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Meet the Artist - Richard Briggs

Victoria Jones talks to Richard Briggs, Sydney based artist and who's recently completed a T Projects public art commission at the Cherry Street Level Crossing Removal Project. Richard talks through the challenges of delivering a public art commission during COVID, which of course was an incredibly challenging time in a number of ways.

Victoria: Hi Richard, can you start by telling us a little bit about the Cherry Street project and how you came to be selected for this commission? Richard: Great to be here and discuss the project. I guess the first point of the call should be to explain - I'm an artist. I do drawings, line-based artworks, and in a range of scales, of urban life predominantly. I post a lot of these drawings online; Instagram is my social media of choice. From time to time, I just get enquiries "Do you sell your artwork? Do you do commissions?" Usually these are quite small scale and not so much in the public art sphere... but then I just got a message from you saying, "Hey, would you be open to taking some of your artworks and doing them on a really, really large scale for a level crossing removal project?” I didn't really know what a level crossing removal project was at that stage... Being based in Sydney I was not aware of the project in the Melbourne. So that's where the discussion started.


I think one thing I've always been interested in is how I can use my artwork to connect with the community - whether that be the community that I'm working in, or documenting or drawing, or whether it be to raise awareness about particular social and community issues. Using the artwork is a platform to get a message across about place, about what's important about the place, what's important for people and to enjoy. This was an interesting opportunity to explore this approach and use it on a much larger scale than I was used to. I’ve done murals before, but not to the same scale or within the public realm. Private commission murals up to 20 meters long, but certainly not to this magnitude in terms of the opportunity that would be integrated into a new public space. So, it was a really great opportunity. What I do is scalable and it's adaptable, so it was a good fit for the brief. Victoria: Was this is your first major public art commission, how did you find that experience?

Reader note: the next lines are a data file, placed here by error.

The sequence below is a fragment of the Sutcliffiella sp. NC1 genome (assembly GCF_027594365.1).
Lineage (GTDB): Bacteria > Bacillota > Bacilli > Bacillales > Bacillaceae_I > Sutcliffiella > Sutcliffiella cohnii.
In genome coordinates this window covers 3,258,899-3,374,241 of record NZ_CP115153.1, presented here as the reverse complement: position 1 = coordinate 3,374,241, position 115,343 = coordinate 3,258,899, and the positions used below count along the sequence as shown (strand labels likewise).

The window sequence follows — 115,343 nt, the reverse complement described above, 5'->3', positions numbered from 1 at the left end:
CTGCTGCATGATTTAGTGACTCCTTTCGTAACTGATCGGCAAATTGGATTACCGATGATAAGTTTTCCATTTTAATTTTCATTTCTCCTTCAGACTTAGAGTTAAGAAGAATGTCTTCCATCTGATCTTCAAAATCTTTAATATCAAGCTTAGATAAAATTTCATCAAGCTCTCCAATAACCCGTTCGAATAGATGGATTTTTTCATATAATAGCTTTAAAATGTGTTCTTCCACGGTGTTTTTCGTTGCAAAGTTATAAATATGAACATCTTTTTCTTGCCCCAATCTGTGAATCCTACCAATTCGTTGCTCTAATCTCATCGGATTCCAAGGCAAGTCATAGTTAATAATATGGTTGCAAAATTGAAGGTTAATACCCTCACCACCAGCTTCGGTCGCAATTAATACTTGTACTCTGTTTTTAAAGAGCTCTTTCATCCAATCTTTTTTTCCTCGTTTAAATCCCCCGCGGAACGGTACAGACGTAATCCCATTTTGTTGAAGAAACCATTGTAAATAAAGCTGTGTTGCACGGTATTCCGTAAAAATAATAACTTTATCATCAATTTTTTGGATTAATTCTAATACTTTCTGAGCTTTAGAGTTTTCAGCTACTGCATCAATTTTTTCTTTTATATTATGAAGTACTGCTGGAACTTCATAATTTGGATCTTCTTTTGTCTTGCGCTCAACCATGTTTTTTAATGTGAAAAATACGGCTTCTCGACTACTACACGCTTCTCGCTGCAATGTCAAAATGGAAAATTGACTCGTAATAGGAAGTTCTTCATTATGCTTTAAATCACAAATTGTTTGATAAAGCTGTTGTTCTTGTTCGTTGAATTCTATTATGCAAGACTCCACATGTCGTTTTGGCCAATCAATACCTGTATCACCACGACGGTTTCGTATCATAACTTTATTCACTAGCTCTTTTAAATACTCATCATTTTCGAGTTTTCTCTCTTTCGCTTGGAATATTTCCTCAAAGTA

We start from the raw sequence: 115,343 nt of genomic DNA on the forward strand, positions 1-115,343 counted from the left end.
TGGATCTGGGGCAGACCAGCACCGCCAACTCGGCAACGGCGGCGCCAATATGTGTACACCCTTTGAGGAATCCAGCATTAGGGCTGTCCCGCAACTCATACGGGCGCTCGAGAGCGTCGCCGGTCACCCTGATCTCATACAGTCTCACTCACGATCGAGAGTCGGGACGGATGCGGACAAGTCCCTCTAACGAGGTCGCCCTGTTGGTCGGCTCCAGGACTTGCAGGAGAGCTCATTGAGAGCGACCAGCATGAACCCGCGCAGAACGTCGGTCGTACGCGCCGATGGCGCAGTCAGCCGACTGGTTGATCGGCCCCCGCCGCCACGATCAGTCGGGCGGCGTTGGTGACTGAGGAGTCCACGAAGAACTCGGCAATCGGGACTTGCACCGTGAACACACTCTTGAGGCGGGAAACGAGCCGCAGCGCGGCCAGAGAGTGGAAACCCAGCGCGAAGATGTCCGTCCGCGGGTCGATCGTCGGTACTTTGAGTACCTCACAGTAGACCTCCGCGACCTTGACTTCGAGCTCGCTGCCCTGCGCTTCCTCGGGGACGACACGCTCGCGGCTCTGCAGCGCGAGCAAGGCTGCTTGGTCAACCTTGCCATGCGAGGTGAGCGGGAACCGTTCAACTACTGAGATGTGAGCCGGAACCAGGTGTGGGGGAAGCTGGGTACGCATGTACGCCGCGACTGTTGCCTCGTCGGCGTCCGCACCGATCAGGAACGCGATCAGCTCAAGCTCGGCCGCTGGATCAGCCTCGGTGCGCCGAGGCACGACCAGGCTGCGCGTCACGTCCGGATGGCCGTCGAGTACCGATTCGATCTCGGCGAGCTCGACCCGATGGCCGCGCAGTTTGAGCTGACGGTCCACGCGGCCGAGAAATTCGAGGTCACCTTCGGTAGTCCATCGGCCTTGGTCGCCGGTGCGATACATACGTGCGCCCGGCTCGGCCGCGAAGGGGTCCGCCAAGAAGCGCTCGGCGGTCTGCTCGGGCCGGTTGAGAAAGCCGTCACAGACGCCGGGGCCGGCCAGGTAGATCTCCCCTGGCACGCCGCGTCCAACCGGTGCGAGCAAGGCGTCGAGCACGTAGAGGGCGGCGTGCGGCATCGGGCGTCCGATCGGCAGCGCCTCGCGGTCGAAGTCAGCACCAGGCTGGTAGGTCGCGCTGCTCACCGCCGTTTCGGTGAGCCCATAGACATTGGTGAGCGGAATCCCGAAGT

Richard: With my architectural experience, I understand the process and I've worked on large architectural projects with public art components. One thing that was really important to me, and something that I thought about a lot, was the fact that it was going to be permanent, in the ground, embedded in this public space, and the audience for the artwork… so the net was cast a lot wider than with past mural projects where the audience was a smaller and more selective. Whereas with this, I thought that it was really important that, whatever I ended up doing, it really needed to speak to as many people as possible. I started to think about how my drawings could be more universal, not be just directed at particular groups within a community, to be a more generic and encompassing for as many people as possible. That was really important to consider and the difference between working on a smaller scale versus a large-scale public art project. Victoria: Can you talk about what your proposed approach was to generate the drawings and then because of COVID, how this was adapted?